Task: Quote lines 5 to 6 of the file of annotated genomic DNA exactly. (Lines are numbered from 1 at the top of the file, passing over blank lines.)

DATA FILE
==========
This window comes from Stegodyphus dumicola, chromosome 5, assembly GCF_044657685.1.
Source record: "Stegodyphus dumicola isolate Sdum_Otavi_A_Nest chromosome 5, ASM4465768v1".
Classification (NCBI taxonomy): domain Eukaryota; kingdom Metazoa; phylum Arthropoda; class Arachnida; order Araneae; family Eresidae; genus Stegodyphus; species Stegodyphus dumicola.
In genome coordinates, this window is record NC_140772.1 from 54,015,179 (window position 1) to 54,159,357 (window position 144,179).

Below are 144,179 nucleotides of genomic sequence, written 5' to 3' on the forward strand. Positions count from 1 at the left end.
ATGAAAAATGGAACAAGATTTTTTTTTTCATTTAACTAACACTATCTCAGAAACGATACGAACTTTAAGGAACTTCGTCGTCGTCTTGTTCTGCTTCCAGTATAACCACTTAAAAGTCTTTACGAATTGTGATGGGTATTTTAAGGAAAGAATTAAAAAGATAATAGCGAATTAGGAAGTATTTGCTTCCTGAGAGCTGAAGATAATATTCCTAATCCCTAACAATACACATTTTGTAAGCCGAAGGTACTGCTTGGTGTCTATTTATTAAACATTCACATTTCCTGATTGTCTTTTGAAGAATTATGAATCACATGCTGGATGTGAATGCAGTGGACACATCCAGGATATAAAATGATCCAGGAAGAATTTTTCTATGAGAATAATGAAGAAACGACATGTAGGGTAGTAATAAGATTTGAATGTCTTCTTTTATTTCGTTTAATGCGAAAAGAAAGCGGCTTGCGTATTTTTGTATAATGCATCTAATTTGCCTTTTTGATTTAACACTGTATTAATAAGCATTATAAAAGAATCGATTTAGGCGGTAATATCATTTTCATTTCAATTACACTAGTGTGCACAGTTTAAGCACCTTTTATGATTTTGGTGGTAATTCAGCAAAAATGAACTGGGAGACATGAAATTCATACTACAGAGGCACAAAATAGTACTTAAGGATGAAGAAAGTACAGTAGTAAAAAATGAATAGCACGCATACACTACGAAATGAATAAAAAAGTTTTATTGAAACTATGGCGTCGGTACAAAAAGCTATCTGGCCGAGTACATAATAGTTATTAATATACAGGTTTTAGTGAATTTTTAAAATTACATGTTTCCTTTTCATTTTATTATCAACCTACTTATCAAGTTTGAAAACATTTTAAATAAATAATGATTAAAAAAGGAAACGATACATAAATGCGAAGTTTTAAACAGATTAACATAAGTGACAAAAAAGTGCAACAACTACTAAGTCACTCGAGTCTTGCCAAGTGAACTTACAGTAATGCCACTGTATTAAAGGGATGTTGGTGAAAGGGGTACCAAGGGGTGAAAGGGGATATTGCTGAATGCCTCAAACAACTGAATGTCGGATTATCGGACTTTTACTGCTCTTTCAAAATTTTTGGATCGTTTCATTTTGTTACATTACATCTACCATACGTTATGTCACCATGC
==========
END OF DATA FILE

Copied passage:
Below are 144,179 nucleotides of genomic sequence, written 5' to 3' on the forward strand. Positions count from 1 at the left end.
ATGAAAAATGGAACAAGATTTTTTTTTTCATTTAACTAACACTATCTCAGAAACGATACGAACTTTAAGGAACTTCGTCGTCGTCTTGTTCTGCTTCCAGTATAACCACTTAAAAGTCTTTACGAATTGTGATGGGTATTTTAAGGAAAGAATTAAAAAGATAATAGCGAATTAGGAAGTATTTGCTTCCTGAGAGCTGAAGATAATATTCCTAATCCCTAACAATACACATTTTGTAAGCCGAAGGTACTGCTTGGTGTCTATTTATTAAACATTCACATTTCCTGATTGTCTTTTGAAGAATTATGAATCACATGCTGGATGTGAATGCAGTGGACACATCCAGGATATAAAATGATCCAGGAAGAATTTTTCTATGAGAATAATGAAGAAACGACATGTAGGGTAGTAATAAGATTTGAATGTCTTCTTTTATTTCGTTTAATGCGAAAAGAAAGCGGCTTGCGTATTTTTGTATAATGCATCTAATTTGCCTTTTTGATTTAACACTGTATTAATAAGCATTATAAAAGAATCGATTTAGGCGGTAATATCATTTTCATTTCAATTACACTAGTGTGCACAGTTTAAGCACCTTTTATGATTTTGGTGGTAATTCAGCAAAAATGAACTGGGAGACATGAAATTCATACTACAGAGGCACAAAATAGTACTTAAGGATGAAGAAAGTACAGTAGTAAAAAATGAATAGCACGCATACACTACGAAATGAATAAAAAAGTTTTATTGAAACTATGGCGTCGGTACAAAAAGCTATCTGGCCGAGTACATAATAGTTATTAATATACAGGTTTTAGTGAATTTTTAAAATTACATGTTTCCTTTTCATTTTATTATCAACCTACTTATCAAGTTTGAAAACATTTTAAATAAATAATGATTAAAAAAGGAAACGATACATAAATGCGAAGTTTTAAACAGATTAACATAAGTGACAAAAAAGTGCAACAACTACTAAGTCACTCGAGTCTTGCCAAGTGAACTTACAGTAATGCCACTGTATTAAAGGGATGTTGGTGAAAGGGGTACCAAGGGGTGAAAGGGGATATTGCTGAATGCCTCAAACAACTGAATGTCGGATTATCGGACTTTTACTGCTCTTTCAAAATTTTTGGATCGTTTCATTTTGTTACATTACATCTACCATACGTTATGTCACCATGC